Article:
AARHUS, Denmark -- Kurt Westergaard is in hiding from Islamic militants who want him dead. Now, the Danish cartoonist says he's ready to part with the source of his travails, a small ink sketch of the Prophet Muhammad with a bomb in his turban.
But first there is the ticklish question of price.
"I would like to think that it has some value," says Mr. Westergaard, the 72-year-old creator of one of the world's most famous cartoons and one that inflamed Muslims world-wide. "It is a symbol of democracy and freedom of expression. I think I should have a little money for this," he says.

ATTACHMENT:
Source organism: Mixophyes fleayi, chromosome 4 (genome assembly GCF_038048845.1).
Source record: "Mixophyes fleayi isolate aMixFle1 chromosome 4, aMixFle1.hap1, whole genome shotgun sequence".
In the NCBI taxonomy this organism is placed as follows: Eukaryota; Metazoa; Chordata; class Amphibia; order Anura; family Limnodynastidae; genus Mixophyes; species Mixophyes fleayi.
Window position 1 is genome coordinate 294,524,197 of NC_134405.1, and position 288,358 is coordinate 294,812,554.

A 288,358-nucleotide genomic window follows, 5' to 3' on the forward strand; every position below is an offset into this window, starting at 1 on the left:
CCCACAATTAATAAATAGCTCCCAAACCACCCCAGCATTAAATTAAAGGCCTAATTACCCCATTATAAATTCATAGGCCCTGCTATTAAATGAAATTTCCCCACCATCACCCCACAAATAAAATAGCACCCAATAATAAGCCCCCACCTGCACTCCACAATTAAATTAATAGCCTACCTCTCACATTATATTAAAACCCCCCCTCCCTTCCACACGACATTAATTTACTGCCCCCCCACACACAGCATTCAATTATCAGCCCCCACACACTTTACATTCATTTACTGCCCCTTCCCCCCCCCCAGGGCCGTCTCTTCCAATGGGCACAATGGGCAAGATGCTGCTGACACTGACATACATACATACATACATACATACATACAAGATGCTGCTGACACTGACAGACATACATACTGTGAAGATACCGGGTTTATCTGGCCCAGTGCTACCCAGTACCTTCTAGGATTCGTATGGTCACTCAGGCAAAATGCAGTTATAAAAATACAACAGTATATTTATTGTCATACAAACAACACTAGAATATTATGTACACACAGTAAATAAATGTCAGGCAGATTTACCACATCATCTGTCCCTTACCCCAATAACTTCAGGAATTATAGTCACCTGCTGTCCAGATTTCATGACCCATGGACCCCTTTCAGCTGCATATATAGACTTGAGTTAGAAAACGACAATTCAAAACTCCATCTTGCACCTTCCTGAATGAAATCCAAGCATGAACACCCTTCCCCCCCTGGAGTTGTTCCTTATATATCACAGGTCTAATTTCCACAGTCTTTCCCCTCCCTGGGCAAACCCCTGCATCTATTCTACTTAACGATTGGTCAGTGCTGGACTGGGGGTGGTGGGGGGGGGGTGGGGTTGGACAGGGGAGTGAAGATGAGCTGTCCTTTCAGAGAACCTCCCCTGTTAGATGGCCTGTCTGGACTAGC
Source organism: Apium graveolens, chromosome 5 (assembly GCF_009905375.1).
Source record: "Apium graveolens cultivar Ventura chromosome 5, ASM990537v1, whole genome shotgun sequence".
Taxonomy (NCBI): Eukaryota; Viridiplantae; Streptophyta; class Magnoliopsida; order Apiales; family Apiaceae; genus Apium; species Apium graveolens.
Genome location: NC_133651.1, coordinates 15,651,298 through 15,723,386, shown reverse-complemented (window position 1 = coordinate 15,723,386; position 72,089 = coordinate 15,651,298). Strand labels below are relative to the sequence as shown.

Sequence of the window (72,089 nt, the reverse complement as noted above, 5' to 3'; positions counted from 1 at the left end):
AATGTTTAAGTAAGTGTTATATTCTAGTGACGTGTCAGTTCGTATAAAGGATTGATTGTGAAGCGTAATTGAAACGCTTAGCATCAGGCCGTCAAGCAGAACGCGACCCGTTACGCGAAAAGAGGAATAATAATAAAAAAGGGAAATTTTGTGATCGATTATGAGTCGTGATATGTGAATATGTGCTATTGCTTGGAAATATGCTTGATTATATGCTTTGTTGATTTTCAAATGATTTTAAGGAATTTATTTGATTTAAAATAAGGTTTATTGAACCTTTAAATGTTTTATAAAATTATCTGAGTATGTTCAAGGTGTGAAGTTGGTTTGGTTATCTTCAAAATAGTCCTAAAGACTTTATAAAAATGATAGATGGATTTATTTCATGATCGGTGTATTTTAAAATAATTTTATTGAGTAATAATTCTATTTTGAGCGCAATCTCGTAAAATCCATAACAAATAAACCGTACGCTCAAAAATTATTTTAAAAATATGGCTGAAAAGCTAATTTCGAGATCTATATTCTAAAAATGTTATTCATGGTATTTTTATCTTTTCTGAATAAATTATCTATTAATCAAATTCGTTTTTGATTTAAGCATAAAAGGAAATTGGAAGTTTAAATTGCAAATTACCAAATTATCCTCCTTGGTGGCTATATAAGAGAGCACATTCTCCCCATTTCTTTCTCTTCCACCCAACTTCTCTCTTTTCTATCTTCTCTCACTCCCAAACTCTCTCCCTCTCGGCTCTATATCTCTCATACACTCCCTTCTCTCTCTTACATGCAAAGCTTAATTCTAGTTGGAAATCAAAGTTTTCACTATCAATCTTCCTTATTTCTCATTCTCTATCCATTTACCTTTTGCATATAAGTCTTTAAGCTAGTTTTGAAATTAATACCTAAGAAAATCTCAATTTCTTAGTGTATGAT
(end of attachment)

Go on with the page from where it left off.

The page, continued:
The drawing is locked in a bank vault while the cartoonist shuttles between temporary havens the Danish secret police have found for him around this blustery port city. His is by far the best known of 12 Muhammad-related cartoons published in September 2005 by Danish newspaper Jyllands-Posten. But how do you fix the value of something that auction houses won't touch, that museums won't hang on their walls and that still inspires murderous passions?